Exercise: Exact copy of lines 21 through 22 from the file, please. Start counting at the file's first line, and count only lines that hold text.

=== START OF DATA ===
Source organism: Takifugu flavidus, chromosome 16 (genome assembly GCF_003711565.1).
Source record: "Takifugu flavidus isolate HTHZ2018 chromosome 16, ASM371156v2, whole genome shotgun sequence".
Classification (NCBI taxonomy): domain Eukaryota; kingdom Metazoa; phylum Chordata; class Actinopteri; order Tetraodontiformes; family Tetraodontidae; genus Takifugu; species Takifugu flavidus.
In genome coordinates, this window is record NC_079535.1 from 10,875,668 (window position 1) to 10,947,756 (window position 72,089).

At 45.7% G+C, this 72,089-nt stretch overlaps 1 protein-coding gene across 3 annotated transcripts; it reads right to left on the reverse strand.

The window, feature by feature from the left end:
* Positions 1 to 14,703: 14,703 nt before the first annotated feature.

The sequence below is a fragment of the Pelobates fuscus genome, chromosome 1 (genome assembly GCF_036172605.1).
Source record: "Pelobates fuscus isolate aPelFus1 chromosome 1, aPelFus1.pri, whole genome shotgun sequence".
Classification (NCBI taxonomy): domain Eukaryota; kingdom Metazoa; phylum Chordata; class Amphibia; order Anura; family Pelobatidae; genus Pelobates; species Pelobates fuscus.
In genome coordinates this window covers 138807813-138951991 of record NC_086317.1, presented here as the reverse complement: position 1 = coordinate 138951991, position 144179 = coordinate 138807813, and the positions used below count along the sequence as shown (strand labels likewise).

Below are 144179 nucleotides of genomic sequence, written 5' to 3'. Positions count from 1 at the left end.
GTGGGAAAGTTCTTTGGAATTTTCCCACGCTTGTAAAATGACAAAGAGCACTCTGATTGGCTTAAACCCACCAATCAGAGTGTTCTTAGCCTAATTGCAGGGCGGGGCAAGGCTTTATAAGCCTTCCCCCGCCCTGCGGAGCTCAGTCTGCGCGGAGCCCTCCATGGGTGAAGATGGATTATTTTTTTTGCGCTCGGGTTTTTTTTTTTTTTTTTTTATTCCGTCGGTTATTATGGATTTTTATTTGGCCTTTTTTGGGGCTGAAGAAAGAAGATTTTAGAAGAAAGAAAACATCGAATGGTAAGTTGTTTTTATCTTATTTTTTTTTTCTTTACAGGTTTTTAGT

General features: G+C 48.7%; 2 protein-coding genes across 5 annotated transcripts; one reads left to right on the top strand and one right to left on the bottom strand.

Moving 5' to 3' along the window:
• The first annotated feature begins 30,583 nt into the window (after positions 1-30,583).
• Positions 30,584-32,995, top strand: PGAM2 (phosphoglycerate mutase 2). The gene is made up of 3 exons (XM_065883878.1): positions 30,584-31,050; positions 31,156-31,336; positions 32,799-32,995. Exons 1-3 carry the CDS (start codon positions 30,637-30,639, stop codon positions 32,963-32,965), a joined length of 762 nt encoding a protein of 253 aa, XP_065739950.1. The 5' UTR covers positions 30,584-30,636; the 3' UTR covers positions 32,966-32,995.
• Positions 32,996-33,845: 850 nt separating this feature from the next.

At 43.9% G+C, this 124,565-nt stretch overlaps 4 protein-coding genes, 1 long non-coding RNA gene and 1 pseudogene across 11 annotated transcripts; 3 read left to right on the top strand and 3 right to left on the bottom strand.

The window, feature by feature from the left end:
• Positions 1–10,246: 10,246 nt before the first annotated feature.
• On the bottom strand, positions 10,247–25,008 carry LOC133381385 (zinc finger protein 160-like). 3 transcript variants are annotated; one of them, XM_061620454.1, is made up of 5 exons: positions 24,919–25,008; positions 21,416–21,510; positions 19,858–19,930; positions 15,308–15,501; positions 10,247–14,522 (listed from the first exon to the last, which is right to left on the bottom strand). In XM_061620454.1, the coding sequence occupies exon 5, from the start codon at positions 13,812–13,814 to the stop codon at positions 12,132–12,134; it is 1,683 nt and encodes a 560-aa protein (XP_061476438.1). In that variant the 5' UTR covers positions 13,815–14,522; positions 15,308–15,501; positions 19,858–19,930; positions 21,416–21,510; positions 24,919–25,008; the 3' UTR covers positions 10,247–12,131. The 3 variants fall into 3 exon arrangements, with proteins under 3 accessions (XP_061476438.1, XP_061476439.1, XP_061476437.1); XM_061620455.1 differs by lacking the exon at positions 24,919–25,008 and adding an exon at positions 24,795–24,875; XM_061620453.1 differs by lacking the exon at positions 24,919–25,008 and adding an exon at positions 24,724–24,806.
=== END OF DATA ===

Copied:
• Positions 1–10,246: 10,246 nt before the first annotated feature.
• On the bottom strand, positions 10,247–25,008 carry LOC133381385 (zinc finger protein 160-like). 3 transcript variants are annotated; one of them, XM_061620454.1, is made up of 5 exons: positions 24,919–25,008; positions 21,416–21,510; positions 19,858–19,930; positions 15,308–15,501; positions 10,247–14,522 (listed from the first exon to the last, which is right to left on the bottom strand). In XM_061620454.1, the coding sequence occupies exon 5, from the start codon at positions 13,812–13,814 to the stop codon at positions 12,132–12,134; it is 1,683 nt and encodes a 560-aa protein (XP_061476438.1). In that variant the 5' UTR covers positions 13,815–14,522; positions 15,308–15,501; positions 19,858–19,930; positions 21,416–21,510; positions 24,919–25,008; the 3' UTR covers positions 10,247–12,131. The 3 variants fall into 3 exon arrangements, with proteins under 3 accessions (XP_061476438.1, XP_061476439.1, XP_061476437.1); XM_061620455.1 differs by lacking the exon at positions 24,919–25,008 and adding an exon at positions 24,795–24,875; XM_061620453.1 differs by lacking the exon at positions 24,919–25,008 and adding an exon at positions 24,724–24,806.